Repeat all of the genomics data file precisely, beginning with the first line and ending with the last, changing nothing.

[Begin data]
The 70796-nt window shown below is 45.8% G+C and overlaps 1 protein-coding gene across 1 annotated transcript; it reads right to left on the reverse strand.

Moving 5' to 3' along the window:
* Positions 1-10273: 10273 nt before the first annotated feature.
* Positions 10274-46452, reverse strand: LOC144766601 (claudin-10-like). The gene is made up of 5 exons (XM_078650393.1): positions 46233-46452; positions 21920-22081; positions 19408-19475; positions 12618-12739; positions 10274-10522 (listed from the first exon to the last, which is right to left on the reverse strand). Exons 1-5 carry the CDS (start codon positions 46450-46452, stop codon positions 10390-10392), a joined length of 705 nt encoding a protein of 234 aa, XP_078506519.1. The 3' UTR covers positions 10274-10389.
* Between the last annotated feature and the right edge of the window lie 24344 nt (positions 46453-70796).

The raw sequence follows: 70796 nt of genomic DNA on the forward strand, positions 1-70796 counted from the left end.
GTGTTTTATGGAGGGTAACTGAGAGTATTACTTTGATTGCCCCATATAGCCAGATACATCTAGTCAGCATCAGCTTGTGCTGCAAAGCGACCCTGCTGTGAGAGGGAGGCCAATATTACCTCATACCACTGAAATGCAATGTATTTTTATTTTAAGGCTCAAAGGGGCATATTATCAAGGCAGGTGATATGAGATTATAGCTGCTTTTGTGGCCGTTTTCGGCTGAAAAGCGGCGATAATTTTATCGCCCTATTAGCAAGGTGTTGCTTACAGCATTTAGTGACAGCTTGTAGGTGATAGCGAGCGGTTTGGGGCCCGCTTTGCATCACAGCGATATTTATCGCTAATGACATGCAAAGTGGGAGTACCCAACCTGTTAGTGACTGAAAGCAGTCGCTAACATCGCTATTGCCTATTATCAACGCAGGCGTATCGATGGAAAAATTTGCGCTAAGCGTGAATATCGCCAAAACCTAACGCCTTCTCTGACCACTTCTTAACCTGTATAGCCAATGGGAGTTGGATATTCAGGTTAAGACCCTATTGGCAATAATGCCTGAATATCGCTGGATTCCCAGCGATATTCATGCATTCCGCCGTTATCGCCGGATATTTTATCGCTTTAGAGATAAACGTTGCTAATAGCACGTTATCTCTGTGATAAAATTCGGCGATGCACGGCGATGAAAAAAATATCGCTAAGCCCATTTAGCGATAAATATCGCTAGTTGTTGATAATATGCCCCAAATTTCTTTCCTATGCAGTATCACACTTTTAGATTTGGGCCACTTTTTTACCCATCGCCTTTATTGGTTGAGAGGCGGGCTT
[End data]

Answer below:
The 70796-nt window shown below is 45.8% G+C and overlaps 1 protein-coding gene across 1 annotated transcript; it reads right to left on the reverse strand.

Moving 5' to 3' along the window:
* Positions 1-10273: 10273 nt before the first annotated feature.
* Positions 10274-46452, reverse strand: LOC144766601 (claudin-10-like). The gene is made up of 5 exons (XM_078650393.1): positions 46233-46452; positions 21920-22081; positions 19408-19475; positions 12618-12739; positions 10274-10522 (listed from the first exon to the last, which is right to left on the reverse strand). Exons 1-5 carry the CDS (start codon positions 46450-46452, stop codon positions 10390-10392), a joined length of 705 nt encoding a protein of 234 aa, XP_078506519.1. The 3' UTR covers positions 10274-10389.
* Between the last annotated feature and the right edge of the window lie 24344 nt (positions 46453-70796).

The raw sequence follows: 70796 nt of genomic DNA on the forward strand, positions 1-70796 counted from the left end.
GTGTTTTATGGAGGGTAACTGAGAGTATTACTTTGATTGCCCCATATAGCCAGATACATCTAGTCAGCATCAGCTTGTGCTGCAAAGCGACCCTGCTGTGAGAGGGAGGCCAATATTACCTCATACCACTGAAATGCAATGTATTTTTATTTTAAGGCTCAAAGGGGCATATTATCAAGGCAGGTGATATGAGATTATAGCTGCTTTTGTGGCCGTTTTCGGCTGAAAAGCGGCGATAATTTTATCGCCCTATTAGCAAGGTGTTGCTTACAGCATTTAGTGACAGCTTGTAGGTGATAGCGAGCGGTTTGGGGCCCGCTTTGCATCACAGCGATATTTATCGCTAATGACATGCAAAGTGGGAGTACCCAACCTGTTAGTGACTGAAAGCAGTCGCTAACATCGCTATTGCCTATTATCAACGCAGGCGTATCGATGGAAAAATTTGCGCTAAGCGTGAATATCGCCAAAACCTAACGCCTTCTCTGACCACTTCTTAACCTGTATAGCCAATGGGAGTTGGATATTCAGGTTAAGACCCTATTGGCAATAATGCCTGAATATCGCTGGATTCCCAGCGATATTCATGCATTCCGCCGTTATCGCCGGATATTTTATCGCTTTAGAGATAAACGTTGCTAATAGCACGTTATCTCTGTGATAAAATTCGGCGATGCACGGCGATGAAAAAAATATCGCTAAGCCCATTTAGCGATAAATATCGCTAGTTGTTGATAATATGCCCCAAATTTCTTTCCTATGCAGTATCACACTTTTAGATTTGGGCCACTTTTTTACCCATCGCCTTTATTGGTTGAGAGGCGGGCTT